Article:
I just signed up to take the Praxis exams on Biology and Chemistry. These are content knowledge exams for those who are interested in teaching these subjects at the High School level. I’ve been teaching biology for several years and have been immersed in it for about fifteen years before that, so I’m not terribly worried about that one (although I may need to read up on some botany, as I largely ignore it in my classes – my apologies to any botanists out there.) Despite some low-level understanding of chemistry and familiarity with organic chemistry, it does worry me. There’s a lot of potential information to cover and I have about three weeks to get re-acquainted with the subject.
Why am I doing this? A good question. Because adjunct teaching is neither fulfilling (you never feel a part of something, but merely an add-on), nor rewarding (financially).
-Whoa! Wait a minute, doc. You’re not seriously thinking of teaching in a High School as a way to get paid well, are you?
No. Just paid.
Kansas has what it calls an ‘alternative pathway’ to a ‘restricted’ teaching certification. It’s designed for professionals with strong backgrounds in math and science, and are interested in a career change to teaching.
It’s heavily advertised on the radio here (at least on NPR, the non-profit, public radio station). However, most school administrators I’ve spoken with are unaware of the program.
Further, I’ve also heard that taking on educators with restricted licenses means that these teachers cannot qualify as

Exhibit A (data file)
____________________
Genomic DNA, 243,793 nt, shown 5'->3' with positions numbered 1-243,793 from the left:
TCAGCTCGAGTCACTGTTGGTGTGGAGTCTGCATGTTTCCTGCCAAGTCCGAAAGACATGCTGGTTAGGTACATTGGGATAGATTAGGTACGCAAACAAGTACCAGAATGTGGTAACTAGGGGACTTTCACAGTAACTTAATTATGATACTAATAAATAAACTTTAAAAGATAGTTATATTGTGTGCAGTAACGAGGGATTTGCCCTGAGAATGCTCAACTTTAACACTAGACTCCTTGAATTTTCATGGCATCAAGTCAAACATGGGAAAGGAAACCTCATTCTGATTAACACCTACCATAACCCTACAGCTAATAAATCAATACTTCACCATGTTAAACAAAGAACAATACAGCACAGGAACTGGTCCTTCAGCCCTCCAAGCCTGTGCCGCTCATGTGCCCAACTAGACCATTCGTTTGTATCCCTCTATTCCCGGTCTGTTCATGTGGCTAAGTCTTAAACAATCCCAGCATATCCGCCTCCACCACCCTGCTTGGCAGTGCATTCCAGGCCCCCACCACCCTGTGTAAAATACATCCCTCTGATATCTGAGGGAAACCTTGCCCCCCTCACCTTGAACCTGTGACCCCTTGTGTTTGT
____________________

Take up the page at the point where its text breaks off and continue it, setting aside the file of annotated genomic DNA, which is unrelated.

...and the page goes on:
In order to get into the program (in addition to the classes you’ve taken in the subject’s content), you have to:
- pass these Praxis exams to prove you actually do know the content and not just a dusty piece of paper from University.
- Find a school that needs you
- Get that school to provisionally hire you
- Enroll in a program to earn your certification while you teach.
So far, I’ve signed up to take the exams and found a school that is willing to entertain the idea of taking me on so long as I can teach both biology and chemistry.
What is not entirely clear to me is whether these restricted licenses are considered ‘full’ licensure. The ‘No Child Left Behind’ Law requires all teachers to be ‘Highly Qualified’ and then defines that as:
Highly Qualified Teachers: To be deemed highly qualified, teachers must have: 1) a bachelor’s degree, 2) full state certification or licensure, and 3) prove that they know each subject they teach.